Hepatitis C in People Who Use Drugs: Timeline From Screening to Cure

Author: Alexandra Aguiar Ana Marques Andreia Pinto Ferreira

Theme: Epidemiology & Public Health Research Year: 2022

Portugal is committed to the goals defined by the WHO in 2016, with a view to eliminating hepatitis
C by 2030. Despite the high efficacy of new direct-acting antiviral drugs (DAA) in eliminating the
infection, the low rate of diagnosis and treatment in people who inject drugs (PWID) compromises
their healing potential.
The results were collected from 264 HCV screening sessions for PWID in Cascais and Oeiras between
11/01/2020 – 12/31/2021 at SER+, in a Mobile Unit and in ETET (Specialized Technical Treatment
Team) Oeiras/Cascais.
Screening sessions and clinical monitoring were carried out by 2 specialized technicians, and linkage
and follow-up to health care provided by a peer.
148/264 were tested for HCV; 134/148 not reactive; 18/148 reactive; 2/18 did not accept to be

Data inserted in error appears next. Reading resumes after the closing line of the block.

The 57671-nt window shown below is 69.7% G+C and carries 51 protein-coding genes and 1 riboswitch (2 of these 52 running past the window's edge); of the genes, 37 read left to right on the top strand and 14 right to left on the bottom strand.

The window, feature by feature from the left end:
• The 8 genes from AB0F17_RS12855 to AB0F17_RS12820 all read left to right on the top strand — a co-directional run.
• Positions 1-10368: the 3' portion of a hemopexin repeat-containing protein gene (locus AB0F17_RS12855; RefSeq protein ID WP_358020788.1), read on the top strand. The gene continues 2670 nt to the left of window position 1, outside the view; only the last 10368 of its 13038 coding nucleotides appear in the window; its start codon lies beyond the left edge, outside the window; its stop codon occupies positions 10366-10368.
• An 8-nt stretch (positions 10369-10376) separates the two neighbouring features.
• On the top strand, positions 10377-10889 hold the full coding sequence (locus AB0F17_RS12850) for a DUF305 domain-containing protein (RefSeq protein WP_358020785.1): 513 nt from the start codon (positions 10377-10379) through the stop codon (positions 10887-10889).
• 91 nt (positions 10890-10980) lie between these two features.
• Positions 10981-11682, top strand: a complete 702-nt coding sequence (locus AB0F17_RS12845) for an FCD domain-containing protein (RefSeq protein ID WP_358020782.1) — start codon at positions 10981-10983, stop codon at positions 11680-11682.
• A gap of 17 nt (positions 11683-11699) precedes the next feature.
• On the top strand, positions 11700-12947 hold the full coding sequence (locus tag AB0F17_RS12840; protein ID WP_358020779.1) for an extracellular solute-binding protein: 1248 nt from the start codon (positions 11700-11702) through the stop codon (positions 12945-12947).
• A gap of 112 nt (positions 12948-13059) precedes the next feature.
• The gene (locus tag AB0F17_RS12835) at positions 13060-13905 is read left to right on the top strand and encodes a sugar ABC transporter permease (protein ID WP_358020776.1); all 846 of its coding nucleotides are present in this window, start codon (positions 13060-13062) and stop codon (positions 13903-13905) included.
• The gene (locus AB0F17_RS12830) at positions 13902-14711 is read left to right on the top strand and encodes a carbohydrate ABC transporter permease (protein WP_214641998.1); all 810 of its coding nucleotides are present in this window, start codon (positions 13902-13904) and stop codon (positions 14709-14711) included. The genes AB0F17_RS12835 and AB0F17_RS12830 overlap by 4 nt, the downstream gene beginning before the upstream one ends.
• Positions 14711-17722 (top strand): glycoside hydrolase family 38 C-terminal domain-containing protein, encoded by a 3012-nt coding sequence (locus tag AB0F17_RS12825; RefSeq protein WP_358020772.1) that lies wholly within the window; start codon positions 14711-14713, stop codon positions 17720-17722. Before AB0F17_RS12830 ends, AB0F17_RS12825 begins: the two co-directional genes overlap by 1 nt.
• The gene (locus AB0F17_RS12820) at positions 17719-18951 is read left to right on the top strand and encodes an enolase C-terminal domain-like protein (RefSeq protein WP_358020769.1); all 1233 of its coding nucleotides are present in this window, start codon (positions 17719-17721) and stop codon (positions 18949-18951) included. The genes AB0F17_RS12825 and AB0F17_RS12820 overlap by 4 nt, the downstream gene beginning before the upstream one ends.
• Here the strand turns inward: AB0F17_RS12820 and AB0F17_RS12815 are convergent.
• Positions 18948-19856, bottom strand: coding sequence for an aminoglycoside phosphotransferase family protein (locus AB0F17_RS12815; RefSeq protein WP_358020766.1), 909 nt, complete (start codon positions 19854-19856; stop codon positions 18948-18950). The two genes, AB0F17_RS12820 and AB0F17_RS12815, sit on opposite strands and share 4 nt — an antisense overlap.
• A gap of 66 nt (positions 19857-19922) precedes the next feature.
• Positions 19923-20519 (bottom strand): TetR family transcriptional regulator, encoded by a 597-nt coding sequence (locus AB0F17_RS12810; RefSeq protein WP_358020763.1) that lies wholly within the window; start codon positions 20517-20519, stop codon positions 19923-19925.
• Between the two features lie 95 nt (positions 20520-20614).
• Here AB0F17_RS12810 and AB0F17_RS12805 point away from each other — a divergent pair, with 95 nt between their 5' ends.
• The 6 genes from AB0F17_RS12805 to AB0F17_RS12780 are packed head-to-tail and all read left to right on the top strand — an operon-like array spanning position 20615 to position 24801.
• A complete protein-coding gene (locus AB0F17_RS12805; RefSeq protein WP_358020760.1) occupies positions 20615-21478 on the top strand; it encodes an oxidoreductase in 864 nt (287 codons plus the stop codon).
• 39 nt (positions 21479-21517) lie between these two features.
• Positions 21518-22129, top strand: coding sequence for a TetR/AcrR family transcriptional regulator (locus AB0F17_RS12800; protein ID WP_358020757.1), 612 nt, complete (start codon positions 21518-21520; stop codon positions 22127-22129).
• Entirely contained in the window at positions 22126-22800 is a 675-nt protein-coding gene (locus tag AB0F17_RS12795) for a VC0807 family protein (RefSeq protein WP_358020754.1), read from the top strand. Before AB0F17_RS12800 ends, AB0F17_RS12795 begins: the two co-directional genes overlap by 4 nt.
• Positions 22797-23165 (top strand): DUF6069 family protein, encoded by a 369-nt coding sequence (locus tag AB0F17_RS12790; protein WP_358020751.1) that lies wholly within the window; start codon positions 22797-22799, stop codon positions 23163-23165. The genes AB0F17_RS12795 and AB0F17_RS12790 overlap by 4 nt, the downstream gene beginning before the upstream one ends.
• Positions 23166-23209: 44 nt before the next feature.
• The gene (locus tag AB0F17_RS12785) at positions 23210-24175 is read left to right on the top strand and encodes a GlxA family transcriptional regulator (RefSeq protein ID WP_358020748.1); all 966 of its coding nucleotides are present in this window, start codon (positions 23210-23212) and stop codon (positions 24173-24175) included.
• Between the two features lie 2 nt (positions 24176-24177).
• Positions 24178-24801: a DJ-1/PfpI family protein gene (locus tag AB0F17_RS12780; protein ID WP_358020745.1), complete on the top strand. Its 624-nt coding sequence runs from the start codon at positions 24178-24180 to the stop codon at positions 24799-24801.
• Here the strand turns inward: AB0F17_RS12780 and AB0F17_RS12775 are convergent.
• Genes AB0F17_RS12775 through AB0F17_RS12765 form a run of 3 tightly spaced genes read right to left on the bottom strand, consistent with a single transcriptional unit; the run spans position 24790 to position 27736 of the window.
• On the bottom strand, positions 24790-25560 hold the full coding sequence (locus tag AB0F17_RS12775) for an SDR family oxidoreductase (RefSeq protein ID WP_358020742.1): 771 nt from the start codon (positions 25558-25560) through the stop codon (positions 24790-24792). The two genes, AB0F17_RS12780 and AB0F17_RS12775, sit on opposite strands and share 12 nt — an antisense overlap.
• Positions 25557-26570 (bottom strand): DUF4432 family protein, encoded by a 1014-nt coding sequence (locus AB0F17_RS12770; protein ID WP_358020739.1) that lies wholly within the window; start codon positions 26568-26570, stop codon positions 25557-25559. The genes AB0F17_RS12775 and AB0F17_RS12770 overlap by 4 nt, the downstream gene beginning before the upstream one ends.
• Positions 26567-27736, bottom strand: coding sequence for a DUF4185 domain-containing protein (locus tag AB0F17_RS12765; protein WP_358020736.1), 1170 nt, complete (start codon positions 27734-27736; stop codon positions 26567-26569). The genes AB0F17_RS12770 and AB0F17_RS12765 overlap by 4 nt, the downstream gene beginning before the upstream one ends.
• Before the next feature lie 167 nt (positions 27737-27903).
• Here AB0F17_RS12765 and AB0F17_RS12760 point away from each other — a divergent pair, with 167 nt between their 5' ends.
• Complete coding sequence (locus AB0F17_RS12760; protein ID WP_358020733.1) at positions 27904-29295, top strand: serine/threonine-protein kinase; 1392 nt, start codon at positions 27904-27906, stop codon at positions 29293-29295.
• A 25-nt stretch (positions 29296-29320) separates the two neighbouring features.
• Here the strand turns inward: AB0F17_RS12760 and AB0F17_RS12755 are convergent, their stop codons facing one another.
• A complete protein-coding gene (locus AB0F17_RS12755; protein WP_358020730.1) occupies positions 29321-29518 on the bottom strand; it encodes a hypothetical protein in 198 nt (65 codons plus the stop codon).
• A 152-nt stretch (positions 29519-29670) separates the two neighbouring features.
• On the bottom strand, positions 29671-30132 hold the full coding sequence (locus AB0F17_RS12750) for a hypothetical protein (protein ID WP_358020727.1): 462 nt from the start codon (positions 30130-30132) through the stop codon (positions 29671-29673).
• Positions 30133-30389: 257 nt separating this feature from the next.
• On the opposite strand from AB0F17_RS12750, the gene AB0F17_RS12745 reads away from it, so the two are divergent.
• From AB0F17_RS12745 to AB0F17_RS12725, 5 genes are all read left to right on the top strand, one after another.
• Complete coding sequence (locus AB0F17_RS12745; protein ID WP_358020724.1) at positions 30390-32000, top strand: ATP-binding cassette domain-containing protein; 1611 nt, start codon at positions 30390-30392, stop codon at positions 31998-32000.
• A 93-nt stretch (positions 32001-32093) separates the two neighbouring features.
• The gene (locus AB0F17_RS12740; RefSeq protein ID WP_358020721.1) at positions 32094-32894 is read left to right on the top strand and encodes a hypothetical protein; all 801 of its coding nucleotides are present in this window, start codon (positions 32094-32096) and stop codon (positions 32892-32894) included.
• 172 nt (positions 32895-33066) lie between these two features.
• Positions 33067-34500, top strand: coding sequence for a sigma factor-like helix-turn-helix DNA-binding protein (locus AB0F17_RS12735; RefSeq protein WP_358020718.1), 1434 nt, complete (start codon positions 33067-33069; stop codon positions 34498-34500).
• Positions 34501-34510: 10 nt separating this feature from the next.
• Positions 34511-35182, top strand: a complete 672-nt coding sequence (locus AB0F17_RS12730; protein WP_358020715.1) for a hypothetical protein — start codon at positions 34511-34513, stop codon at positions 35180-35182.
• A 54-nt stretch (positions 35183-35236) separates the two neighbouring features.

referenced; 10/18 dropped out; 6/18 were followed up. 2/6 are cured now.
74/116 did not perform the test, because they were cured; 9/116 not tested, (reactive for HCV, in
treatment); 33/116 not tested, (reactive for HCV, but not linked to care); 32/33 were reconnected to
care; 15/32 dropped out; 17/32 were followed up, two are cured now; 15/17 of those who remain in
follow-up, four started therapy.
55% of those who dropped out, refused peer mediation; 95% of those who followed up, accepted
peer mediation.
There is a low rate of diagnosis and treatment in this population, compromising their healing
potential, despite a significant higher adherence in cases that accepted peer mediation. In recent
years, different models of treatment for hepatitis C outside the hospital environment have been
studied, seeking to increase its accessibility. It was found that it is possible to obtain high rates of
adherence and response to therapy (above 90%) with weekly/biweekly drug dispensing schedules, in
places such as community centers attended by patients undergoing addiction treatment.
Disclosure of Interest Statement:
No grants were received for this abstract.

Download abstract Download poster